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A CANDLE LIGHTS THE HEART is Made to Move Audiences


By Michael Andrews (Ebert Young Writers Participant)

It’s understandable that a film focusing on a memorial ceremony might slip into over-sentimentality, and A Candle Lights The Heart is no exception. With that said, this is a movie made for catharsis; a movie with only the most benevolent intentions to move hearts and induce tears.

The film is a labor of love for producer and director Shinji Kondo, a Shinnyo-en reverend who has been working on the film since at least 2007, editing it himself when not busy with temple duties. A Candle Lights elegantly handles its considerable task of presenting six narratives: five of families and friends attending the lantern lighting ceremony in honor of their lost loved ones, and a look at all the people both in attendance at and behind the event. All the stories seem treated with equal respect and importance, and the film succeeds at not becoming scattered, despite the amount of stories being told.

However, the film’s grace in telling its narratives doesn’t translate into a clear overall vision. I feel like the film’s strongest moments are those that focus on the humanity of the stories and of the human experiences facilitated by the massive memorial service, but often the film seems to steer away from intimacy and humanity in favor of the grandeur of the event and of the spiritual importance the film seems to place on the grieving process. In trying to highlight both of these epic images, the movie diminishes some of the more mundane but infinitely more important theme of personal healing processes. Besides the thematic disharmony this generates, it also very tangibly affects the film’s tone and feeling, most noticeably in overly exaggerated and misplaced scenes. For example, the opening of the film prominently features a bombastic voice-over sequence which lists to the viewer all of the emotions they will feel from this movie, and there are also multiple scenes featuring event or stock footage with overly busy camerawork and (at times) distracting music – as a side note: the music for this film is rather spectacular and was produced by the same composers who score the event, but the volume and intricacy of the music often seems at odds with their respective scenes.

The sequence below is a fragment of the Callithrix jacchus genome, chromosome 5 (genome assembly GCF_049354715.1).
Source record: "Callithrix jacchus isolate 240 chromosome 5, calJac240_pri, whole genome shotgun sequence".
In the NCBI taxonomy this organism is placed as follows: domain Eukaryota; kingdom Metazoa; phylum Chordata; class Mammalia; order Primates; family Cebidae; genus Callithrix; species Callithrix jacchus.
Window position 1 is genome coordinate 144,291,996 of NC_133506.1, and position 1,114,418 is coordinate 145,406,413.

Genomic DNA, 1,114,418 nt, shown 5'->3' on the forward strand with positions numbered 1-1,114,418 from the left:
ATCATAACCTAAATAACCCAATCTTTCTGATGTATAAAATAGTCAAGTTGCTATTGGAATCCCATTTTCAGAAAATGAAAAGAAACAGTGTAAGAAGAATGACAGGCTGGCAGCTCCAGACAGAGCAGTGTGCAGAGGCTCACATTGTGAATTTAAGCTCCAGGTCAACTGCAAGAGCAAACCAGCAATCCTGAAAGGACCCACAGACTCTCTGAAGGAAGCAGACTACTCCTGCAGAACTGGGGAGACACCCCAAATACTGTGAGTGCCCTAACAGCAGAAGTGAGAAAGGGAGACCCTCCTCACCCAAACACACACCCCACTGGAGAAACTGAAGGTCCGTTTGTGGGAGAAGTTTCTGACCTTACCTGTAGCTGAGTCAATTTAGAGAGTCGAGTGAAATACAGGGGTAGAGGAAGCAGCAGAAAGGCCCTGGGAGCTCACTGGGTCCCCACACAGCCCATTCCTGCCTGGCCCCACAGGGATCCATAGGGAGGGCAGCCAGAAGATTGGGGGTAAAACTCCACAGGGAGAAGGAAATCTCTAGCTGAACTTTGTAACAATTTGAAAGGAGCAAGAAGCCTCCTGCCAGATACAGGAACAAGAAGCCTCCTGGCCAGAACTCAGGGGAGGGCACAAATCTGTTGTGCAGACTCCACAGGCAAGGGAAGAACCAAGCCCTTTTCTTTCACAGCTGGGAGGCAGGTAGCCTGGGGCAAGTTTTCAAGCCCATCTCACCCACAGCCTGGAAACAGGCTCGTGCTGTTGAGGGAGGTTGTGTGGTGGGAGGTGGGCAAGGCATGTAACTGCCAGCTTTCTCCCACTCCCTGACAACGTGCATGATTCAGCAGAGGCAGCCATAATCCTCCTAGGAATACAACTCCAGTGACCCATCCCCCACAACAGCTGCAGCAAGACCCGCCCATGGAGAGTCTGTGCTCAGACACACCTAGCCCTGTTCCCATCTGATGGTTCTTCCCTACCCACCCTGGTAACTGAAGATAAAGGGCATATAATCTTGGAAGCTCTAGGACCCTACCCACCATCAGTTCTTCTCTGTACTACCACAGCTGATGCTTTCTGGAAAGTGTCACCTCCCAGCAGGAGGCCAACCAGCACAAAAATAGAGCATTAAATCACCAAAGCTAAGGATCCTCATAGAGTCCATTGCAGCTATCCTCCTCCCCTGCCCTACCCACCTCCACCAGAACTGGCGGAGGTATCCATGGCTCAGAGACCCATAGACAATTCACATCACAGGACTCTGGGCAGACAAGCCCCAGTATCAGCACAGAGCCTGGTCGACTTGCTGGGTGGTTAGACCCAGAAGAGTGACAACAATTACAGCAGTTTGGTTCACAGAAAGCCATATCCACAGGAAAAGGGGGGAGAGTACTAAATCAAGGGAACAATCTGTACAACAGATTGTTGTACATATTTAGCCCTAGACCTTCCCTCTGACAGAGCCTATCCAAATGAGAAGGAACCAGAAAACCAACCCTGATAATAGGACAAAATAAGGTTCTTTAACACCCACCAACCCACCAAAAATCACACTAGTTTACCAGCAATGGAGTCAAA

In the end, A Candle Lights is a film with a clear purpose. Kondo has said that his main goals for the film were to move audiences and provide them with the feeling of “being on the beach” during the ceremony; in that respect, the movie very clearly succeeds. Though it might fumble with gravitas, its emotion is undeniable. The movie’s subject matter paired with its deeply respectful and compassionate presentation makes it commanding in its ability to make one relate. I couldn’t help but remember all those I’ve lost, and the audience in attendance seemed overwhelmingly responsive to and contented with the film. It’s overly-sentimental and suffers from some melodramatic artistic choices, but A Candle Lights The Heart is a heart-warming film and is very successful at what aims to accomplish.

As a part of our Ebert Young Writers Program for the Arts, we will be publishing the participants reviews and interviews they produce for the workshop on the official HIFF blog. 

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